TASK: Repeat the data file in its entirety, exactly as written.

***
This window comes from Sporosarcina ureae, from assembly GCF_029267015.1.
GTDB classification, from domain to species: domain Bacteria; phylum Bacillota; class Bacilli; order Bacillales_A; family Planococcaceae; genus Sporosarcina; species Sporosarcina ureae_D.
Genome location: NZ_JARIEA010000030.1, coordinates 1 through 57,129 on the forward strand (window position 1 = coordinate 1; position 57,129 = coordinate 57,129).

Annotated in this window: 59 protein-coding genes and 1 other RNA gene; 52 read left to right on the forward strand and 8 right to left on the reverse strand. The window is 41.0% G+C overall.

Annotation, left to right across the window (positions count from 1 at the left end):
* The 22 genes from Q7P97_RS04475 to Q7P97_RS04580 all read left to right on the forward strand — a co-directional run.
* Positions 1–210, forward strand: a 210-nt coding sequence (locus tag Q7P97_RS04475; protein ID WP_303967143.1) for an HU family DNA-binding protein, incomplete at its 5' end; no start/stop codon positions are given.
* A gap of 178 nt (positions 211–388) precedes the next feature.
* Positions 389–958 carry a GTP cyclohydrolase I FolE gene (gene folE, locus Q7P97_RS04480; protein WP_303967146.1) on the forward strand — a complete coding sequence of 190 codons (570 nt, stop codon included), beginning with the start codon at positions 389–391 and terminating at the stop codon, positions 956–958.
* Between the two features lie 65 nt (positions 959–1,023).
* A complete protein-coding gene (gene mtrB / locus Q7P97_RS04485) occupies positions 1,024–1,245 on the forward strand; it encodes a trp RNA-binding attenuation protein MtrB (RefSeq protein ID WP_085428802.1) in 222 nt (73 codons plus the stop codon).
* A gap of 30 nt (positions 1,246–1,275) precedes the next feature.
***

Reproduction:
This window comes from Sporosarcina ureae, from assembly GCF_029267015.1.
GTDB classification, from domain to species: domain Bacteria; phylum Bacillota; class Bacilli; order Bacillales_A; family Planococcaceae; genus Sporosarcina; species Sporosarcina ureae_D.
Genome location: NZ_JARIEA010000030.1, coordinates 1 through 57,129 on the forward strand (window position 1 = coordinate 1; position 57,129 = coordinate 57,129).

Annotated in this window: 59 protein-coding genes and 1 other RNA gene; 52 read left to right on the forward strand and 8 right to left on the reverse strand. The window is 41.0% G+C overall.

Annotation, left to right across the window (positions count from 1 at the left end):
* The 22 genes from Q7P97_RS04475 to Q7P97_RS04580 all read left to right on the forward strand — a co-directional run.
* Positions 1–210, forward strand: a 210-nt coding sequence (locus tag Q7P97_RS04475; protein ID WP_303967143.1) for an HU family DNA-binding protein, incomplete at its 5' end; no start/stop codon positions are given.
* A gap of 178 nt (positions 211–388) precedes the next feature.
* Positions 389–958 carry a GTP cyclohydrolase I FolE gene (gene folE, locus Q7P97_RS04480; protein WP_303967146.1) on the forward strand — a complete coding sequence of 190 codons (570 nt, stop codon included), beginning with the start codon at positions 389–391 and terminating at the stop codon, positions 956–958.
* Between the two features lie 65 nt (positions 959–1,023).
* A complete protein-coding gene (gene mtrB / locus Q7P97_RS04485) occupies positions 1,024–1,245 on the forward strand; it encodes a trp RNA-binding attenuation protein MtrB (RefSeq protein ID WP_085428802.1) in 222 nt (73 codons plus the stop codon).
* A gap of 30 nt (positions 1,246–1,275) precedes the next feature.